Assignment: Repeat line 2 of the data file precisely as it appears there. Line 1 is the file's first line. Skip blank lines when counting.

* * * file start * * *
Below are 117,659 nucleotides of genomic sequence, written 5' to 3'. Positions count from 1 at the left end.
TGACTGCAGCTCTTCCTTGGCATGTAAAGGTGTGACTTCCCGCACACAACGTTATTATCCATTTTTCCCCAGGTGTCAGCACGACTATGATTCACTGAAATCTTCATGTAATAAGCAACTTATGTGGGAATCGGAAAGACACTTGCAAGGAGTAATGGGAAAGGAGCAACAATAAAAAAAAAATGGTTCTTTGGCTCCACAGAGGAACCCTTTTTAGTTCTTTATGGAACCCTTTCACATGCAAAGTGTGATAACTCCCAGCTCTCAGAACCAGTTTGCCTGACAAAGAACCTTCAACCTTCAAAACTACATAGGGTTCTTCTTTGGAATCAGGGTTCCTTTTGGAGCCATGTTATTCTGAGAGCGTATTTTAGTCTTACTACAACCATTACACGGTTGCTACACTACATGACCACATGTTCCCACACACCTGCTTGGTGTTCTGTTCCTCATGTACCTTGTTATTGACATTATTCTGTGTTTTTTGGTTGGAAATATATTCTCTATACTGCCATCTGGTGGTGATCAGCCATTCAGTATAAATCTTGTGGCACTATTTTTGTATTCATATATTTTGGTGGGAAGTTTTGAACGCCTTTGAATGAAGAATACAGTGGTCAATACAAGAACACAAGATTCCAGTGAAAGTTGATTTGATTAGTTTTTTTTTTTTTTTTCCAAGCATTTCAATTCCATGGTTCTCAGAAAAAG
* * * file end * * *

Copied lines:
TGACTGCAGCTCTTCCTTGGCATGTAAAGGTGTGACTTCCCGCACACAACGTTATTATCCATTTTTCCCCAGGTGTCAGCACGACTATGATTCACTGAAATCTTCATGTAATAAGCAACTTATGTGGGAATCGGAAAGACACTTGCAAGGAGTAATGGGAAAGGAGCAACAATAAAAAAAAAATGGTTCTTTGGCTCCACAGAGGAACCCTTTTTAGTTCTTTATGGAACCCTTTCACATGCAAAGTGTGATAACTCCCAGCTCTCAGAACCAGTTTGCCTGACAAAGAACCTTCAACCTTCAAAACTACATAGGGTTCTTCTTTGGAATCAGGGTTCCTTTTGGAGCCATGTTATTCTGAGAGCGTATTTTAGTCTTACTACAACCATTACACGGTTGCTACACTACATGACCACATGTTCCCACACACCTGCTTGGTGTTCTGTTCCTCATGTACCTTGTTATTGACATTATTCTGTGTTTTTTGGTTGGAAATATATTCTCTATACTGCCATCTGGTGGTGATCAGCCATTCAGTATAAATCTTGTGGCACTATTTTTGTATTCATATATTTTGGTGGGAAGTTTTGAACGCCTTTGAATGAAGAATACAGTGGTCAATACAAGAACACAAGATTCCAGTGAAAGTTGATTTGATTAGTTTTTTTTTTTTTTTTCCAAGCATTTCAATTCCATGGTTCTCAGAAAAAG